By Brian Maass

BRIGHTON, Colo. (CBS4) – A medical provider to jails and prisons has agreed to pay $3.7 million to the family of a man who died while in custody at the Adams County Jail in 2015. Adams County itself has agreed to pay $200,000 to the family of Tyler Tabor, bringing the total settlement amount to $3.9 million.

Tyler Tabor (credit: Tabor family)

Tyler Tabor (credit: Tabor family)

The settlement agreement in the federal lawsuit was only made public this week, according to documents reviewed by CBS4.

Reached by phone Tuesday morning, David Lane, the attorney for the Tabor family, said he could not comment pursuant to terms of the settlement agreement.

Tabor was booked into the Adams County Jail on two misdemeanor warrants on May 14, 2015. He told medical personnel he was addicted to opiates. The lawsuit said his withdrawal symptoms began immediately and that his life could have been saved if authorities had administered an IV.

(credit: CBS)

(credit: CBS)

A deputy later found the 25-year-old man lying the floor of his cell after Tabor had vomited. He was pronounced dead May 17. The lawsuit claimed Tabor’s death was preventable and claimed employees of medical provider Corizon Health were deliberately indifferent and stood by while Tabor’s condition worsened.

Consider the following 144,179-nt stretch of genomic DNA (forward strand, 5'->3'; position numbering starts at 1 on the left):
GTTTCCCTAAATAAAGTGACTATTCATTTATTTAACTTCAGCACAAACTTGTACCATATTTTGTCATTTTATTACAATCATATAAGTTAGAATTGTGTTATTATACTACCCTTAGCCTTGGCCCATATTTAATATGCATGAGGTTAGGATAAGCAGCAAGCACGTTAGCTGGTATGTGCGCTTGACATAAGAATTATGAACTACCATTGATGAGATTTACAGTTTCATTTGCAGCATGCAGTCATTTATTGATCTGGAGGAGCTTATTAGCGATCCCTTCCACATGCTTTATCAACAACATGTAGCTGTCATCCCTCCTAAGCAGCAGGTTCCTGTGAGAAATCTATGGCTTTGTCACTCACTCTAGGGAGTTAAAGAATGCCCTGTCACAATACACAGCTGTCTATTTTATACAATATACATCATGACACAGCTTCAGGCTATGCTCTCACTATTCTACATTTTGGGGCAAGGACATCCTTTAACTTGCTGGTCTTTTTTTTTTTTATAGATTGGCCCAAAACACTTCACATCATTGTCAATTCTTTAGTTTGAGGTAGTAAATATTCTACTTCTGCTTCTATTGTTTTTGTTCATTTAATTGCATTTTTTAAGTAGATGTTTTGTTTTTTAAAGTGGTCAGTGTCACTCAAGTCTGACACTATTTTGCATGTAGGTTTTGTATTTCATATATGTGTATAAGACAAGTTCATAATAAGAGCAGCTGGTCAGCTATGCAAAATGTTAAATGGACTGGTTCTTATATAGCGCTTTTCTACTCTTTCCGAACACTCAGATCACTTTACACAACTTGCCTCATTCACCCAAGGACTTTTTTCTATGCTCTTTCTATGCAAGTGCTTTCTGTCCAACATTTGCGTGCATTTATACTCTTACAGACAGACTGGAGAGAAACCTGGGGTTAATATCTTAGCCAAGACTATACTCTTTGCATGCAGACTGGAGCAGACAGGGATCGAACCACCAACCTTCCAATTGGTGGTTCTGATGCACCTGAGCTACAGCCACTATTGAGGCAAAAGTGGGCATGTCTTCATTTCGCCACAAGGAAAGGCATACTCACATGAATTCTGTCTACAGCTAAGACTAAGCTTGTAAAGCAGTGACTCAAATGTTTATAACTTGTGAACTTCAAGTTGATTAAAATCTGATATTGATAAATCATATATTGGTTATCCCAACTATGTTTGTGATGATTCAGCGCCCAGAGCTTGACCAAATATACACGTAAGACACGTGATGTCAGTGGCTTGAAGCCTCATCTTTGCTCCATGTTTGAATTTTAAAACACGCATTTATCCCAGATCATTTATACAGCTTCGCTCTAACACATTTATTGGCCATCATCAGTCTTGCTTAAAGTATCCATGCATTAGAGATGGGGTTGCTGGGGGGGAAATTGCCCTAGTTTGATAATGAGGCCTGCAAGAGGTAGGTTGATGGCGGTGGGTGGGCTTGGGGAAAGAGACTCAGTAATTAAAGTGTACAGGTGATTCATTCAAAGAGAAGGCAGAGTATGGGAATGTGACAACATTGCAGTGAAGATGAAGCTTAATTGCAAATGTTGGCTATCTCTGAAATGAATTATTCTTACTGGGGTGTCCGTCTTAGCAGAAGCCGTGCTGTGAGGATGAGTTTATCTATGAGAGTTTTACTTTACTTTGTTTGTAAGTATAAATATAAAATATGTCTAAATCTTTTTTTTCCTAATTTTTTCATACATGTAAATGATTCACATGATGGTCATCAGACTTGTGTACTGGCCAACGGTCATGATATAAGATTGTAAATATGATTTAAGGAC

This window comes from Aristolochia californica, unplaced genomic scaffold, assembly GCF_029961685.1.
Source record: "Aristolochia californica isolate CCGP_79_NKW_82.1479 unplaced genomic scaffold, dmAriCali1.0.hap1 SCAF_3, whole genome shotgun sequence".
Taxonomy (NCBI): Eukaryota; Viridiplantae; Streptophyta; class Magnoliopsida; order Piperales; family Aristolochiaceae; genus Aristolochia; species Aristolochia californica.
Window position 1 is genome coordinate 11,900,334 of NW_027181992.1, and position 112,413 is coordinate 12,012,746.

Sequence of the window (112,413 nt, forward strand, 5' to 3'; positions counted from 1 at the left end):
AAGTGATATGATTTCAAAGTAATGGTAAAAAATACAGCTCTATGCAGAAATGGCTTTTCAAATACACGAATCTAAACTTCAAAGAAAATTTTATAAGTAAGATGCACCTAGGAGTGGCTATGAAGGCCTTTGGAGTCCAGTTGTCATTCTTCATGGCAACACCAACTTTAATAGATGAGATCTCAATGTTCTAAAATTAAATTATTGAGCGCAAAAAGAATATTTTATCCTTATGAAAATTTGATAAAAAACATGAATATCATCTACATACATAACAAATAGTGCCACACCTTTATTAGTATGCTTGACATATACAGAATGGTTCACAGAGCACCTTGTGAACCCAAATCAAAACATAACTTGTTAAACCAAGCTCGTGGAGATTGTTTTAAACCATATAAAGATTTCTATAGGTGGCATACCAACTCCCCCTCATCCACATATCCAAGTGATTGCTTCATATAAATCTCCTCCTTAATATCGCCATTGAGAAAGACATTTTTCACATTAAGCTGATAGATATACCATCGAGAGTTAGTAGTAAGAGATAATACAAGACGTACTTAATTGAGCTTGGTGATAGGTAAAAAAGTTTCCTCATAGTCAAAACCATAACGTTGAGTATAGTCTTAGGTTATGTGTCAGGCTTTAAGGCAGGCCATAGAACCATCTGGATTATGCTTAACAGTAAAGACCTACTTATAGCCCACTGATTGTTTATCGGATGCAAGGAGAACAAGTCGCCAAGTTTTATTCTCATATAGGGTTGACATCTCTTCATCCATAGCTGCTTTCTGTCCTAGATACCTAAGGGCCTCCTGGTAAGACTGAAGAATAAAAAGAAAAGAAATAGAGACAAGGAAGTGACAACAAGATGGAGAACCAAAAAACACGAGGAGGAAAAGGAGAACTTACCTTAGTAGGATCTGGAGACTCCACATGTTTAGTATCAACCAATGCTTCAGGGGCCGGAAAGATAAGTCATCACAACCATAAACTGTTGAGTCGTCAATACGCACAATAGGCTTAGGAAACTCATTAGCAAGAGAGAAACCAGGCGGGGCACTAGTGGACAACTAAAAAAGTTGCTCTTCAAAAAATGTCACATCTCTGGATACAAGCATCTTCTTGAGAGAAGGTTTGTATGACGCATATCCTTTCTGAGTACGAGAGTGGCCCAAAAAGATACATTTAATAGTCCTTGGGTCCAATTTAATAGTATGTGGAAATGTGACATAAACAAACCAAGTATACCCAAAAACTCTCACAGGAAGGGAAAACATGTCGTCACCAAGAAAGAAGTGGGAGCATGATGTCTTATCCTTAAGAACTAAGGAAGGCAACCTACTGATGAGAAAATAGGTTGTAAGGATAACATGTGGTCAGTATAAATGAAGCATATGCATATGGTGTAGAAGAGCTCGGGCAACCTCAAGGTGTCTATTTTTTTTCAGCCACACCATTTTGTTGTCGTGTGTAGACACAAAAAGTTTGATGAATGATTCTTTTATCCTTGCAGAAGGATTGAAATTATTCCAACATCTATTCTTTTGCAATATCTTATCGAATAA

According to newly unsealed court documents, Corizon and the Tabor family reached an agreement to settle the case in June, with the medical provider paying $3.7 million and Adams County chipping in another $200,000.

(credit: CBS)

(credit: CBS)

The agreement contains a “non-disparagement and confidentiality” clause calling for the Tabor family and their attorneys to not disparage Corizon in any public statements or on social media. Additionally, the families’ attorneys agreed not to hold a press conference or “media blitz in any form” although the agreement says that has been their past practice. The written agreements say that attorneys fees and costs in the case amount to $1,645,021.63.

Court documents say Corizon has so far paid $1 million but says it has a “cash flow” problem and will need to pay the balance in installments by next February.

Attorneys for the Tabor family wrote that they are “fearful that Corizon may be on the verge of bankruptcy given their inability to pay.”

Tabor was married and had a 6-year-old son.

CBS4 Investigator Brian Maass has been with the station more than 30 years uncovering waste, fraud and corruption. Follow him on Twitter @Briancbs4.

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